3. We’re moving toward a toy rotation system. Cleaning out the old toys and putting some of them in bins to rotate out later. Some will be donated. Making room for the new stuff so our kids can enjoy their toys a few at a time. I read an article last week exploring the idea that excessive toy consumption can actually create PTSD-like symptoms in children. Too many choices, too much information, too many things demanding our kid’s attention. By rotating toys out every season or quarter, our kids will always have something “new” to play with and we can focus their attention on just a few toys they can enjoy. Hopefully this will instill in them a better sense of caring for their possesions too (and mom won’t constantly be picking up as much as she does now).
  4. We’re not traveling over the holiday. This was a hard rule we had set a few years ago after moving to Las Vegas and then to Arizona. We realized how stressful it was to travel with a caravan of kids (our first Christmas after leaving Oregon was one of the most peaceful and enjoying holidays we had in a long time), and how much this diminished the holidays for us. So we’ve chosen to stay planted, and have asked our extended family to come spend the holidays with us in our house. Is this fair? I don’t know. But for our kids its extremely important. (Side note: last year we rented a house on the Oregon coast over the holidays and invited our familes to join us; this was really our first attempt to do something different and bring the focus of the season back to the people that matter to us, and it worked!)
  5. I’m going to be intentional about decorating. This brings so much joy to Katie and the kids, and I’ll admit I’ve been a Scrooge about it in years past. Also, I’ve learned that if you just get out the decorations its hard not to get into the “Christmas spirit”.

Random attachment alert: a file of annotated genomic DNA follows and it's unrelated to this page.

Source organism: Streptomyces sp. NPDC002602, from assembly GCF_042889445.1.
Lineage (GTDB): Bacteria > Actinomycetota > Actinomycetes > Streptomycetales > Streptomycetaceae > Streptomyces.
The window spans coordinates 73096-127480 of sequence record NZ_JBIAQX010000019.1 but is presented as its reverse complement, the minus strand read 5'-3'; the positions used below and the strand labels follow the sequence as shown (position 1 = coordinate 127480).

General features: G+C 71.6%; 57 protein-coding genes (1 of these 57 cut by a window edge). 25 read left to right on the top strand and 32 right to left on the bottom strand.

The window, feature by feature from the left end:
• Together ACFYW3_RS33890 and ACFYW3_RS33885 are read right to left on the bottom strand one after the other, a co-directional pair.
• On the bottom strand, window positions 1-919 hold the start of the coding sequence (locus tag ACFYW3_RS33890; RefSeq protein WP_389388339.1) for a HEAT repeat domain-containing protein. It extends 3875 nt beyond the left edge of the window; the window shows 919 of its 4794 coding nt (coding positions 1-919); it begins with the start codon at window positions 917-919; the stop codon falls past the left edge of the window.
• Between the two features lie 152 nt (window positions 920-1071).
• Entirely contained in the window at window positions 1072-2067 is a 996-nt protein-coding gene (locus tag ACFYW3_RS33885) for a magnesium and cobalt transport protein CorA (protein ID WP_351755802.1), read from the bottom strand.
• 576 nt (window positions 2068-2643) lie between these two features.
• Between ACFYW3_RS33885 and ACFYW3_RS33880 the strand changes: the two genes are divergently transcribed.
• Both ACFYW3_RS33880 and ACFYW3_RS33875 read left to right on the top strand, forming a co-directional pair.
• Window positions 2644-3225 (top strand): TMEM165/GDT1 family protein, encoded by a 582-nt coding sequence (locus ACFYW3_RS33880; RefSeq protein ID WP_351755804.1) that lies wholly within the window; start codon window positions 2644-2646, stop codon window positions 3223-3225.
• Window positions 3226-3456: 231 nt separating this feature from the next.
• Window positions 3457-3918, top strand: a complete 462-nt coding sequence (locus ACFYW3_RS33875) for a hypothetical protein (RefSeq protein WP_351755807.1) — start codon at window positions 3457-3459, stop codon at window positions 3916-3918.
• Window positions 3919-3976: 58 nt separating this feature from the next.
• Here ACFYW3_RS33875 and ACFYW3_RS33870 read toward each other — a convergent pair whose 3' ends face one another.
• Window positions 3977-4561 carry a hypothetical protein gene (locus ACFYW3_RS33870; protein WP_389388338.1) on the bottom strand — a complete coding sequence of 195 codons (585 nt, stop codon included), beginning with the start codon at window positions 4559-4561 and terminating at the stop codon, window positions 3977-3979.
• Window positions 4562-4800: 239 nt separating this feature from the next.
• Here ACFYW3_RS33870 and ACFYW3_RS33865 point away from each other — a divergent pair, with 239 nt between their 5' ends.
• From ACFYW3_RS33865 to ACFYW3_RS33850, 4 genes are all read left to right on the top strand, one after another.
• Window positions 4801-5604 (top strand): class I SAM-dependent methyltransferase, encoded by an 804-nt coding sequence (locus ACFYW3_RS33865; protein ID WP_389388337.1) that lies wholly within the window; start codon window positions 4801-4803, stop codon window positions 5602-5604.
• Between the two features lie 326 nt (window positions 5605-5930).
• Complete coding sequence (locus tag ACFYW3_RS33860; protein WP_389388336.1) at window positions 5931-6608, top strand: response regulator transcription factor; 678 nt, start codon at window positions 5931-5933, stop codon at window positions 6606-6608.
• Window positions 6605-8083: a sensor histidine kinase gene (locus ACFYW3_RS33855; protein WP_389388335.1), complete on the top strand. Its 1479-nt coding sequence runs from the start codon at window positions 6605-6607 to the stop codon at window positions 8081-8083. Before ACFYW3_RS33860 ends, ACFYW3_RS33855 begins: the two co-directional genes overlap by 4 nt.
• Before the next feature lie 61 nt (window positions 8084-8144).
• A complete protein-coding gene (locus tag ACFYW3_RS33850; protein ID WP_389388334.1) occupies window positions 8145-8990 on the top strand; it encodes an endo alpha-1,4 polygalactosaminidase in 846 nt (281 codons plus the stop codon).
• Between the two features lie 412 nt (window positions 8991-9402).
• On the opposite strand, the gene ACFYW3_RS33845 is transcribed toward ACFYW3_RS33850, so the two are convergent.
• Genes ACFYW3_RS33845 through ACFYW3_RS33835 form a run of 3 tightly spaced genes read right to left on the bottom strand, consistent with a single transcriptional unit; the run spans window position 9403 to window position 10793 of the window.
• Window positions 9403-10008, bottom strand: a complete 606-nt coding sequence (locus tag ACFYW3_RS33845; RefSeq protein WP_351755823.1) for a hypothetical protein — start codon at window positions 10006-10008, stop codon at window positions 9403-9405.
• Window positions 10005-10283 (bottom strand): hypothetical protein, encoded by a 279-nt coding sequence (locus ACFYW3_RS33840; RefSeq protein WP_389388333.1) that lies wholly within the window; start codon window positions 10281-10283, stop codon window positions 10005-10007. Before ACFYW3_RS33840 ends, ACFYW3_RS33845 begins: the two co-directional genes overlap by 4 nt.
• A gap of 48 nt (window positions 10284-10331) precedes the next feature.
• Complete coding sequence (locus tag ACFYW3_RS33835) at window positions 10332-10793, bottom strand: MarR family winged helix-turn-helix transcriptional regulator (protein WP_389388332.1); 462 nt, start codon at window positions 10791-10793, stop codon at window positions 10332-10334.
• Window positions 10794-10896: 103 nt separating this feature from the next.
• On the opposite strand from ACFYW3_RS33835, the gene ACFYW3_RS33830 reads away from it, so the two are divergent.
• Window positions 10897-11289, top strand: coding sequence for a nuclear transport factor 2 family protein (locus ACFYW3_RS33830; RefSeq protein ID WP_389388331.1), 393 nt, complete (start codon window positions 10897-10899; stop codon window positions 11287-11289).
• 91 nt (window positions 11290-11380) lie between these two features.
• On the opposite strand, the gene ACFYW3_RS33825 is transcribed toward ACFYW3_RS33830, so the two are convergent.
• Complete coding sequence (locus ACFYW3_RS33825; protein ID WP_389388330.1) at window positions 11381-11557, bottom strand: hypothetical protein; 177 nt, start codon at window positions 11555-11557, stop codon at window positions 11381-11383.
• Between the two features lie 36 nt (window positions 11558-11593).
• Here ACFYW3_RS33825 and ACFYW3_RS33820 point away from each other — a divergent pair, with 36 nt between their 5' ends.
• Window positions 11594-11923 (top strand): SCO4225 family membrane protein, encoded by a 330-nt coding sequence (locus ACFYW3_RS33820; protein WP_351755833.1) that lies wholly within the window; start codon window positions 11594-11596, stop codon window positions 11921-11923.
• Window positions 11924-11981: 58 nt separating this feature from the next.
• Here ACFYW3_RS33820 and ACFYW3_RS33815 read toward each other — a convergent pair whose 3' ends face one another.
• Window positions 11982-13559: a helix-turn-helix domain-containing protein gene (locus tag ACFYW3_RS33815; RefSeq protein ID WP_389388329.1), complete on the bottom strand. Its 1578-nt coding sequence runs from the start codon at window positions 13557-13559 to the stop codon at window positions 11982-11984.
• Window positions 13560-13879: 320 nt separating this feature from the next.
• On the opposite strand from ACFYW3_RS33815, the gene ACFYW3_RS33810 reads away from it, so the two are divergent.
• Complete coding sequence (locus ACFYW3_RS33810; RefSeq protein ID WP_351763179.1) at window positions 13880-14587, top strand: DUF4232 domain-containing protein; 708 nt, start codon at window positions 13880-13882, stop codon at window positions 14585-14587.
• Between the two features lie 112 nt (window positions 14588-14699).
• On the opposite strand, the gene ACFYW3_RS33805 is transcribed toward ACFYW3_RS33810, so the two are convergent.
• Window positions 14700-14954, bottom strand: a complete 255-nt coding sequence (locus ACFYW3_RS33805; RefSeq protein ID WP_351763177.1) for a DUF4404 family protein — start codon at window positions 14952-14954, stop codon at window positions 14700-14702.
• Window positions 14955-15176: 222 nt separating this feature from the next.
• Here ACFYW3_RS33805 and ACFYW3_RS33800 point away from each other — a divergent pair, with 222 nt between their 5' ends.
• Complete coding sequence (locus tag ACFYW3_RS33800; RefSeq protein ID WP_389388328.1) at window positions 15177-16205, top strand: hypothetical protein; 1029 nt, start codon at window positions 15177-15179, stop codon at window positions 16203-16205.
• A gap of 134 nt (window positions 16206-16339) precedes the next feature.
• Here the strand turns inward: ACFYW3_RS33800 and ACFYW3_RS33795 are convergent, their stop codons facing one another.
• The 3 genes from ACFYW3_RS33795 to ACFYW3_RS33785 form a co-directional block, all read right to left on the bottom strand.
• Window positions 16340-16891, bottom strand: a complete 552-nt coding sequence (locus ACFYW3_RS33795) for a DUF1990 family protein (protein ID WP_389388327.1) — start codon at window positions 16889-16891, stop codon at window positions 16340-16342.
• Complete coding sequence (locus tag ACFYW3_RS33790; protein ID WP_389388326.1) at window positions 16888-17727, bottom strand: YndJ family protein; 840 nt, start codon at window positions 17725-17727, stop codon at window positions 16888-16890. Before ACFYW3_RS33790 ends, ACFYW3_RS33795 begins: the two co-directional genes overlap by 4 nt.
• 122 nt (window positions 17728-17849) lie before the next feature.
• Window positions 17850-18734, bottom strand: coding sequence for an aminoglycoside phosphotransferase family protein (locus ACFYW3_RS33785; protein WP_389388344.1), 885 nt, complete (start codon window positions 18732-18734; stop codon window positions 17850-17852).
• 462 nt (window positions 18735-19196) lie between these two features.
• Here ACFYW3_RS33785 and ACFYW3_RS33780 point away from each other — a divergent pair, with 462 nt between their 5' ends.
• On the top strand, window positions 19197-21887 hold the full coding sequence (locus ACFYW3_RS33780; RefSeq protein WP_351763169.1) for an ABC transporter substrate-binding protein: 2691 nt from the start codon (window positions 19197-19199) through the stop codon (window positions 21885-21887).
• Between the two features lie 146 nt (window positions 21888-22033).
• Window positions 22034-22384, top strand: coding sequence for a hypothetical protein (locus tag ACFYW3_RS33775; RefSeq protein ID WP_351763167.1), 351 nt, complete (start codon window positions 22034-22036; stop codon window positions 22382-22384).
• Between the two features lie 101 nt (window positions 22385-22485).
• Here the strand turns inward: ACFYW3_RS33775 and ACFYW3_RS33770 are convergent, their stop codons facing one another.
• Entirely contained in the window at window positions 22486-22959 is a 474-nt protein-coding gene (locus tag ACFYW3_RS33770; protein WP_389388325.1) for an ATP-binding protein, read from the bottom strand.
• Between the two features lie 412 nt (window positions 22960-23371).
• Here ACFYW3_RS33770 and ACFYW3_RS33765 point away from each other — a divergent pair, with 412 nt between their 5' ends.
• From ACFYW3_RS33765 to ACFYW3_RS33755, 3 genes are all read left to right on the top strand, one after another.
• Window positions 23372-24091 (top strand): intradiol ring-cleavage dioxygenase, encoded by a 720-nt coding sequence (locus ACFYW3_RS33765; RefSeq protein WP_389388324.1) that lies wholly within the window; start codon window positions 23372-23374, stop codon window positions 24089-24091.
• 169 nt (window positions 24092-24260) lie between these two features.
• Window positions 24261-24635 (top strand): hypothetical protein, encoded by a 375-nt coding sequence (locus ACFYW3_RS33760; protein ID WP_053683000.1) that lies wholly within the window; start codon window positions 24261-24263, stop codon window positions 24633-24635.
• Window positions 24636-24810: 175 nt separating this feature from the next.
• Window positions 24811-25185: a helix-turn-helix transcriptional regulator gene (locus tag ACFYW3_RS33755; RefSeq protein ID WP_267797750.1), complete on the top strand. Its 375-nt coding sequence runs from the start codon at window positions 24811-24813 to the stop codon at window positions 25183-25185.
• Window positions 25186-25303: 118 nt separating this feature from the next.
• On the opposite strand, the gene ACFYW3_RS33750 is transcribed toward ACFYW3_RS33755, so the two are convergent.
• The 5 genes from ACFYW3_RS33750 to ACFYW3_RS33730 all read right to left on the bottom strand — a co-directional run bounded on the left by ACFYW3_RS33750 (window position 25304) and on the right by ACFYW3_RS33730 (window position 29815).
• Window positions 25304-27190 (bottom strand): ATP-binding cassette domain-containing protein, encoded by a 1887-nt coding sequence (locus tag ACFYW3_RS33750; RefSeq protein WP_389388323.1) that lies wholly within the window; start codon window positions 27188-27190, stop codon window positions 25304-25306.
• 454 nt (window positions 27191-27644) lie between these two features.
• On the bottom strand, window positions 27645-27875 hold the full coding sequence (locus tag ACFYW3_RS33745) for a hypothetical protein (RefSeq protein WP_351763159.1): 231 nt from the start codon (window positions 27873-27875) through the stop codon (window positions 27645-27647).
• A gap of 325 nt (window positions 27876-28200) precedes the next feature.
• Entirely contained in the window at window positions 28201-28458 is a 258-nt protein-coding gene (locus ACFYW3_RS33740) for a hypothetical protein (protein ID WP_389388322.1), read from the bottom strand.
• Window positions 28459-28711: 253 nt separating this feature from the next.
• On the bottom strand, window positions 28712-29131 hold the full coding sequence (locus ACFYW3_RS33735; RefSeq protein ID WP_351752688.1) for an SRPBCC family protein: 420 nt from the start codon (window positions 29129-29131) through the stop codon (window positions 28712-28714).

The key to it all is simplicity. The more we can simplify in our lives the more time and energy we have to spend with each other. And this is a process for us, one that we’re only beginning to figure out.

This is going to be an evolution for me. I told you I struggle here. But I’m hopeful about this Christmas because I think we are making the kind of changes that will benefit our children, and our own mental health. I can’t change how quickly this world is slipping into maddening chaos. But I can quiet the chaos within our own walls. After all, the Christmas Spirit isn’t something you can find in the store. It’s found in the presence of those who matter most to us, and the sense of peace we can find in our own hearts and minds.

After all, as the Grinch soon found out:

It came without ribbons, it came without tags, 

It came without packages, boxes or bags.

And he puzzled and puzzled till his puzzler was sore.

Then the Grinch thought of something he hadn’t before.

What if Christmas, he thought, doesn’t come from a store?

What if Christmas, perhaps, means a little bit more?

Merry Christmas everyone!